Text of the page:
RHS offers peat-free tips to kick off the growing season

The Royal Horticultural Society (RHS) is sharing its peat-free advice as gardeners across the UK get ready for the growing season.

With the increasing need for all of us to adopt more environmentally friendly practices, the start of spring presents a chance for the UK’s 30 million gardeners to make a positive impact on the planet. Using peat-free compost is one of the most important and simple changes gardeners can make in the fight against climate change.

Peatlands are natural boggy habitats that store over twice as much carbon as all the world’s forests combined, as well as being unique ecosystems, with a range of wildlife depending on them. Extracting peat destroys habitats, releases stored carbon and stops peatlands acting as a sponge for the landscape, increasing flood risk downstream.

In light of the devastating impact of peat extraction, the RHS has pledged to become 100% peat-free in all its operations by the end of 2025, including shows, gardens and retail. We stopped selling peat-based composts in 2019 and all the plants we grow for RHS gardens are peat-free.

Here are some top tips to help gardeners get the best out of peat-free compost, and even make their own:

  1. Choose the right compost. In recent years many new peat-free mixes have been developed meaning there is something to cater to every need. It’s important to select a compost that will suit the plants growing in it, whether they’re seedlings or long-term container plants; acid-loving or carnivorous. Check the packaging to see which plants the mix is suitable for and remember, if it doesn’t say ‘peat-free’ then it most likely isn’t.
  2. Water with care. Peat-free mixes will have slightly different watering needs to peat, so gardeners that are used to peat may need to alter their watering frequency and amount. Peat-free composts can also look dry on the surface, making it easy to overwater. Use your fingers to check the moisture levels under the surface where possible, or lift the container to feel how heavy it is.
  3. When it comes to sowing seeds and root cuttings, use specific seed and cuttings peat-free compost. These are milled to a finer texture which is important for smaller seeds, while multi-purpose composts are better suited to more established plants as they contain more fertiliser that is released more slowly.
  4. Feed your seedlings. Seed and cuttings compost contains very few nutrients, so it’s advisable to start feeding once seedlings have produced their first true leaves, and then often enough to keep plants looking healthy. Liquid seaweed feed or similar, or home-made options such as liquid from a wormery are all good options.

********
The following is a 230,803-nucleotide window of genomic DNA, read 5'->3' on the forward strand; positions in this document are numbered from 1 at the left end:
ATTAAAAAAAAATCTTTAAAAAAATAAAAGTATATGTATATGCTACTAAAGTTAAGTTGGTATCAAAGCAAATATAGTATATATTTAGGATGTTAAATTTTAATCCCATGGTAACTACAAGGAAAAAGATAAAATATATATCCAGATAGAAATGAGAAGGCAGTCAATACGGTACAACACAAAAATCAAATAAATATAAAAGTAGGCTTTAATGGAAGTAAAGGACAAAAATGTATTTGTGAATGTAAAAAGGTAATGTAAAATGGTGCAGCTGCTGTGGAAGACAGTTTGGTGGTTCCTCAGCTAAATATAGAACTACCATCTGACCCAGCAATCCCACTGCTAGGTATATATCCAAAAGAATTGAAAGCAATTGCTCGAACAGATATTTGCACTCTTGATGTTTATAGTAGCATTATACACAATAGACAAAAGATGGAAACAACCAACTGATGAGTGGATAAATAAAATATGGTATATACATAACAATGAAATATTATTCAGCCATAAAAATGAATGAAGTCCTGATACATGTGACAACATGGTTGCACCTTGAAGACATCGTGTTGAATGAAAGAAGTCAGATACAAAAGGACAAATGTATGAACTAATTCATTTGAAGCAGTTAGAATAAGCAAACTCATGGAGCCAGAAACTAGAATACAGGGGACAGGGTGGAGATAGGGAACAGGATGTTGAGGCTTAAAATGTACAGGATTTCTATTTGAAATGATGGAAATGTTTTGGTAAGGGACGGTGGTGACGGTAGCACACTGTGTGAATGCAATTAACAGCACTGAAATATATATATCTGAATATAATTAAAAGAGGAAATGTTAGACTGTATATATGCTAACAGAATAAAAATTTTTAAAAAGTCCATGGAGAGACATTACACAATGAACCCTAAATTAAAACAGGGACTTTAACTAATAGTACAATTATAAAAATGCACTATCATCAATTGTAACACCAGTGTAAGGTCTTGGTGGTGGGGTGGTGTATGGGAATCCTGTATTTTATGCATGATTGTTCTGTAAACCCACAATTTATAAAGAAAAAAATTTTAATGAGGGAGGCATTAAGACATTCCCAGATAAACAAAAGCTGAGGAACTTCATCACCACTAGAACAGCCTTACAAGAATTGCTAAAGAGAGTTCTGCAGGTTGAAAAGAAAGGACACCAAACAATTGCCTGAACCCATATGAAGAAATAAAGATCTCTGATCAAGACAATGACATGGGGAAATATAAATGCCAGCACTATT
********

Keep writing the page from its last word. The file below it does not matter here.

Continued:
5. Try making your own compost as a soil improver, to avoid wasting shop-bought compost on borders. Use a mixture of ‘green waste’ such as grass clippings, annual weeds and kitchen peelings, and ‘brown waste’ such as chopped hedge trimmings and shredded cardboard. It’s important not to let any single material dominate, and if possible compost should be ‘turned’ several times a year in order to help the ingredients break down.
  6. Buy peat-free plants. Gardeners looking to buy more sustainably grown plants can use our list of peat-free nurseries in the UK. These nurseries offer a wide range of plant types and are located across the country, with many online options too. To find out more visit:

Nikki Barker, RHS Peat Free Transition Technician, said: “The start of the growing season presents an opportunity for gardeners to make positive changes for the environment and choosing peat-free compost is a small step with a massive impact. While there are some practical differences between using peat-free mixes and peat compost, by following these steps gardeners can continue to get brilliant results with their plants, while helping out the planet at the same time.”

For more information and advice on how to go peat-free visit:


Notes to editors

For further information, images or interviews, contact Gina Miller [email protected] or the RHS Press Office at [email protected] / 0207 821 3080.

About the RHS

Since our formation in 1804, the RHS has grown into the UK’s leading gardening charity, touching the lives of millions of people. Perhaps the secret to our longevity is that we’ve never stood still. In the last decade alone we’ve taken on the largest hands-on project the RHS has ever tackled by opening the new RHS Garden Bridgewater in Salford, Greater Manchester, and invested in the science that underpins all our work by building RHS Hilltop – The Home of Gardening Science.

We have committed to being net positive for nature and people by 2030. We are also committed to being truly inclusive and to reflect all the communities of the UK.

Across our five RHS gardens we welcome more than three million visitors each year to enjoy over 34,000 different cultivated plants. Events such as the world famous RHS Chelsea Flower Show, other national shows, our schools and community work, and partnerships such as Britain in Bloom, all spread the shared joy of gardening to wide-reaching audiences.

Throughout it all we’ve held true to our charitable core – to encourage and improve the science, art and practice of horticulture –to share the love of gardening and the positive benefits it brings.

For more information visit

RHS Registered Charity No. 222879/SC038262

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The Royal Horticultural Society is the UK’s leading gardening charity. We aim to enrich everyone’s life through plants, and make the UK a greener and more beautiful place.